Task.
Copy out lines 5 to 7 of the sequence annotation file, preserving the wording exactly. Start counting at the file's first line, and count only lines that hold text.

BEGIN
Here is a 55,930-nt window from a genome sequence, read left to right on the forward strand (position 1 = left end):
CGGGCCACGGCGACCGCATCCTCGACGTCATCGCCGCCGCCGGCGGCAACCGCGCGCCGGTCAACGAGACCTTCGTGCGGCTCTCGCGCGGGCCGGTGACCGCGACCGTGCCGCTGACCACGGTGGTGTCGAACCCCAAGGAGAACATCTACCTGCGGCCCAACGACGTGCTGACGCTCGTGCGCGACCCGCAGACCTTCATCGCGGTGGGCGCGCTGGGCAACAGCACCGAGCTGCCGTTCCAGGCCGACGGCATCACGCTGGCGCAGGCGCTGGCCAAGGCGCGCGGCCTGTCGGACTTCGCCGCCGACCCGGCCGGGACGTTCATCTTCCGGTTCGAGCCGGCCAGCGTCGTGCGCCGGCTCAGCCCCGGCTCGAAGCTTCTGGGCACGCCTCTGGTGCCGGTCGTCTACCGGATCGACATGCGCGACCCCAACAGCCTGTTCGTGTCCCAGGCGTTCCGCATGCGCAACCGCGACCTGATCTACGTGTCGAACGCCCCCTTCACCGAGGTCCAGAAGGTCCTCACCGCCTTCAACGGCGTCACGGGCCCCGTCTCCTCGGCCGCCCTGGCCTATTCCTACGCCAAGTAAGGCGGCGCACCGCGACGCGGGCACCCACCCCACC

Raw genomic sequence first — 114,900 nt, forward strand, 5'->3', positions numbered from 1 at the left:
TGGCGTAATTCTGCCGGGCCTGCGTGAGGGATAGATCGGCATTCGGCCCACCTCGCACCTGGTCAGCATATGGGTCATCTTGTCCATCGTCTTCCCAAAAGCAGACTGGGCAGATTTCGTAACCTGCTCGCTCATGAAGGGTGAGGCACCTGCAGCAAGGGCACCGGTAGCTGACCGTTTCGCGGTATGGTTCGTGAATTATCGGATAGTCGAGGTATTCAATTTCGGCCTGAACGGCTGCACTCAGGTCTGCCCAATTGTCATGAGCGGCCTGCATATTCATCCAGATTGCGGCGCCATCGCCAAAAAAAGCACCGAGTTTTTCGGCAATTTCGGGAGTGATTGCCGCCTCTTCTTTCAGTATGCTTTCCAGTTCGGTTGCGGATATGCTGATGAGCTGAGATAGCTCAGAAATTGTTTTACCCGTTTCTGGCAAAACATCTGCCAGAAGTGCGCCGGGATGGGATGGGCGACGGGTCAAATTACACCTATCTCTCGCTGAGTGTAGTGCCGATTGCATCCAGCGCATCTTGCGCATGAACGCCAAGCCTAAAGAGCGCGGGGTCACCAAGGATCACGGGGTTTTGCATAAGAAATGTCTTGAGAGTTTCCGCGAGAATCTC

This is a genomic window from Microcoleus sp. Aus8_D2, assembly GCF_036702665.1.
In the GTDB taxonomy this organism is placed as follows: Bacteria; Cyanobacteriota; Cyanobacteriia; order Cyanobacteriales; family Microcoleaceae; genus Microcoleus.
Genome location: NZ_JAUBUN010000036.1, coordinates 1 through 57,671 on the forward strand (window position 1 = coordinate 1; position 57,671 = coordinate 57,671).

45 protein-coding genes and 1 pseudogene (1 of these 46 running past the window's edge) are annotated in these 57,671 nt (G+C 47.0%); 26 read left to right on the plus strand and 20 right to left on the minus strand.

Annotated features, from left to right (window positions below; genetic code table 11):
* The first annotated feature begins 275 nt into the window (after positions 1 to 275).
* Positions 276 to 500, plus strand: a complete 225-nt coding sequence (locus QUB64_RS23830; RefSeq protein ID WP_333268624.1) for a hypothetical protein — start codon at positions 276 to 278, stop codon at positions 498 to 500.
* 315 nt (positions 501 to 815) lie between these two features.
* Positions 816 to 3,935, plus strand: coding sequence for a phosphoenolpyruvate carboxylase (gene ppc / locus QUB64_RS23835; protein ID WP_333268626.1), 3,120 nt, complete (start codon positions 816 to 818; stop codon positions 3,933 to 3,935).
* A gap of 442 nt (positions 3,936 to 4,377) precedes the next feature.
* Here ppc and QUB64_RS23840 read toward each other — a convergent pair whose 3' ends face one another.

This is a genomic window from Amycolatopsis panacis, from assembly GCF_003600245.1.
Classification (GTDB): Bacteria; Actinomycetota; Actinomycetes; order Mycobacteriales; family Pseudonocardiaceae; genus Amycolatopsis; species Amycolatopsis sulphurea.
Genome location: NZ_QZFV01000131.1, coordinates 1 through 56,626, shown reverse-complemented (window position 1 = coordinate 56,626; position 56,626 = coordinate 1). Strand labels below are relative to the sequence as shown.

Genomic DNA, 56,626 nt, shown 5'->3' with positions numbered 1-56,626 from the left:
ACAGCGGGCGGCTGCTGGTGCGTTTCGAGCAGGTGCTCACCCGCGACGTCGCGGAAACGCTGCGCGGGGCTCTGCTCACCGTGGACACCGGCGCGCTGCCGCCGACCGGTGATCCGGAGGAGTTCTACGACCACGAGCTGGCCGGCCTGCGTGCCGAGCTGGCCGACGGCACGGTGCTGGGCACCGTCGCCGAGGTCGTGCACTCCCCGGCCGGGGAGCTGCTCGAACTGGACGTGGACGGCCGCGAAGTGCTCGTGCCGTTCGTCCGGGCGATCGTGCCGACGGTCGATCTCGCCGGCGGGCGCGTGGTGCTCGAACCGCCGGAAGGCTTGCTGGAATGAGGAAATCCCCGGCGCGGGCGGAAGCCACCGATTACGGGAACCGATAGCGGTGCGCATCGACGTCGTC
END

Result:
This is a genomic window from Microcoleus sp. Aus8_D2, assembly GCF_036702665.1.
In the GTDB taxonomy this organism is placed as follows: Bacteria; Cyanobacteriota; Cyanobacteriia; order Cyanobacteriales; family Microcoleaceae; genus Microcoleus.
Genome location: NZ_JAUBUN010000036.1, coordinates 1 through 57,671 on the forward strand (window position 1 = coordinate 1; position 57,671 = coordinate 57,671).